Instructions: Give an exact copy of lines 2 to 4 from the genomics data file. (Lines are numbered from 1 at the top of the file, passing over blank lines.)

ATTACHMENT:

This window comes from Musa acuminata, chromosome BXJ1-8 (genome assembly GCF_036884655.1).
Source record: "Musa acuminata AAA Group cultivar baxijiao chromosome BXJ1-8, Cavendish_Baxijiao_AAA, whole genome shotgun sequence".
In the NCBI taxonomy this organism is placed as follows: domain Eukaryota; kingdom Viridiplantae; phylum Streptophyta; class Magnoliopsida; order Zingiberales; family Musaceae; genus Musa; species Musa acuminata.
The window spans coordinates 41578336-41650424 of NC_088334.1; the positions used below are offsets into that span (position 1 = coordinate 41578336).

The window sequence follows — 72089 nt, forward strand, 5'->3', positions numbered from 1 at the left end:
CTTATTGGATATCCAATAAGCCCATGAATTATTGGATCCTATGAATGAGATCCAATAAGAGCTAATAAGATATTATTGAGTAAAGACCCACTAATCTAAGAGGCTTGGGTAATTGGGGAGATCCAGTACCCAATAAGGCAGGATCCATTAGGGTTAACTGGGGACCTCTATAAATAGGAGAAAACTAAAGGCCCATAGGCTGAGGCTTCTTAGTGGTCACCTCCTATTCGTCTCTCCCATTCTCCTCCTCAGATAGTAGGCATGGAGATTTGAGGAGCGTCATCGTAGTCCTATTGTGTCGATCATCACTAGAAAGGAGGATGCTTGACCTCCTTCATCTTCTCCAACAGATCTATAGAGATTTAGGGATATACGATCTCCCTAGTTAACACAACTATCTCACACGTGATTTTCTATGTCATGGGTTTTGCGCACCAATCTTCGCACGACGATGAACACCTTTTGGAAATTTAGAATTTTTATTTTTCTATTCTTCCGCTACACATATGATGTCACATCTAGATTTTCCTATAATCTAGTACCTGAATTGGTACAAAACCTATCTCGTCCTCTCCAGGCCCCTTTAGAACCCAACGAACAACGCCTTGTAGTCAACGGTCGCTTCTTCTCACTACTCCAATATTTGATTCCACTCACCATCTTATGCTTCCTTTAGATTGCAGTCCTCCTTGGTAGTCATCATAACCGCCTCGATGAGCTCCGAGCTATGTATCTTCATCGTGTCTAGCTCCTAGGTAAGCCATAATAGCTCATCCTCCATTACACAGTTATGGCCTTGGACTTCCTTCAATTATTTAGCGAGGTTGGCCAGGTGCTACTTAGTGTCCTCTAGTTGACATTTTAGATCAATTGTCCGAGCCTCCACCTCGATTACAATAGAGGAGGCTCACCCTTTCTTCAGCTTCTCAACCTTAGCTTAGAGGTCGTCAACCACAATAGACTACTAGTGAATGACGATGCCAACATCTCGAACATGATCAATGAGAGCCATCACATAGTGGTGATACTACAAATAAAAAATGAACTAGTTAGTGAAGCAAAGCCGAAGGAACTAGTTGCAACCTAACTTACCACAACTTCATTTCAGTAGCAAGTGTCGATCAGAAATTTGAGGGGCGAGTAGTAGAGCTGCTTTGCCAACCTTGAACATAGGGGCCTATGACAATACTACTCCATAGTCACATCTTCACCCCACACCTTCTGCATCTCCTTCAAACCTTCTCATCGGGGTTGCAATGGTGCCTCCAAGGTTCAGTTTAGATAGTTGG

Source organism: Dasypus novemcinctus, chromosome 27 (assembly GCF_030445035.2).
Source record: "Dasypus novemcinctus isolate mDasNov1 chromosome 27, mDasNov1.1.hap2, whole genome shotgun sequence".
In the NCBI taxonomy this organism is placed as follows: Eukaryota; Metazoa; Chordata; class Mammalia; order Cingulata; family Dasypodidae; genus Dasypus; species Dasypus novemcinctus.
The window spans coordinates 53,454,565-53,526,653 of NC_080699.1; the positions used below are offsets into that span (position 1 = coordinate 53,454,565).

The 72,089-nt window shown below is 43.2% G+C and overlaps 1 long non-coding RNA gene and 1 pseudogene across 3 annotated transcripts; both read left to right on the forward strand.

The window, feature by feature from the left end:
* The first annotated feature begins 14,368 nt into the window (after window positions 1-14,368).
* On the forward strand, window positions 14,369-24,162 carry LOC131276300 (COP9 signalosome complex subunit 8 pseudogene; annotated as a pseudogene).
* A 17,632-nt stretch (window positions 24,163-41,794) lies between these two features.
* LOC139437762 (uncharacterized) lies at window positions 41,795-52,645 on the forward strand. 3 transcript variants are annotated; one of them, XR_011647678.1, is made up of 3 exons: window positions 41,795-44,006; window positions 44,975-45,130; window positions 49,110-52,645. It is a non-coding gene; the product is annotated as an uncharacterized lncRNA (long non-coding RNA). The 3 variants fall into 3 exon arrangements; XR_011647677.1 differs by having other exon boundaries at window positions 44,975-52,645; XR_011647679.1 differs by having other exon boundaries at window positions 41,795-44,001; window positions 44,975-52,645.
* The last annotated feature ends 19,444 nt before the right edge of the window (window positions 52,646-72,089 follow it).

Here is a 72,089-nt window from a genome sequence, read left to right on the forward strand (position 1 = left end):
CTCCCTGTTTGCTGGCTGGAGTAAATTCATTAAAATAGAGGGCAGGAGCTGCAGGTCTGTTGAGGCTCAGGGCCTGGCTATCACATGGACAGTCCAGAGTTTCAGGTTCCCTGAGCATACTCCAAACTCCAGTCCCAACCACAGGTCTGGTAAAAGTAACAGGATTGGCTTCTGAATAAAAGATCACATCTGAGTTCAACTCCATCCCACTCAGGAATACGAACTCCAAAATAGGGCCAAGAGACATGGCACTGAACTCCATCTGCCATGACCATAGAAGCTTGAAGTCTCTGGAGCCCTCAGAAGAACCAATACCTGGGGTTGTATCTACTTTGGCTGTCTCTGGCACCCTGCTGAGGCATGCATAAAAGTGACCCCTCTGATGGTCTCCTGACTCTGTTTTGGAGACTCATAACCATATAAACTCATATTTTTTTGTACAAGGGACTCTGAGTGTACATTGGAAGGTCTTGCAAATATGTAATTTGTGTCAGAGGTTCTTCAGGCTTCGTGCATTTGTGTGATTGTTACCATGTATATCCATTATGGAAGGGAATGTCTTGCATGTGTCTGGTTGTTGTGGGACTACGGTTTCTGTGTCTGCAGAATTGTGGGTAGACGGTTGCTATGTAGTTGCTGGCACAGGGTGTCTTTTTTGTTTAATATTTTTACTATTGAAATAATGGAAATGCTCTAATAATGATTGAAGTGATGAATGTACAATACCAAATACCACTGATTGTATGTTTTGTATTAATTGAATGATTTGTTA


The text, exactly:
Source record: "Musa acuminata AAA Group cultivar baxijiao chromosome BXJ1-8, Cavendish_Baxijiao_AAA, whole genome shotgun sequence".
In the NCBI taxonomy this organism is placed as follows: domain Eukaryota; kingdom Viridiplantae; phylum Streptophyta; class Magnoliopsida; order Zingiberales; family Musaceae; genus Musa; species Musa acuminata.
The window spans coordinates 41578336-41650424 of NC_088334.1; the positions used below are offsets into that span (position 1 = coordinate 41578336).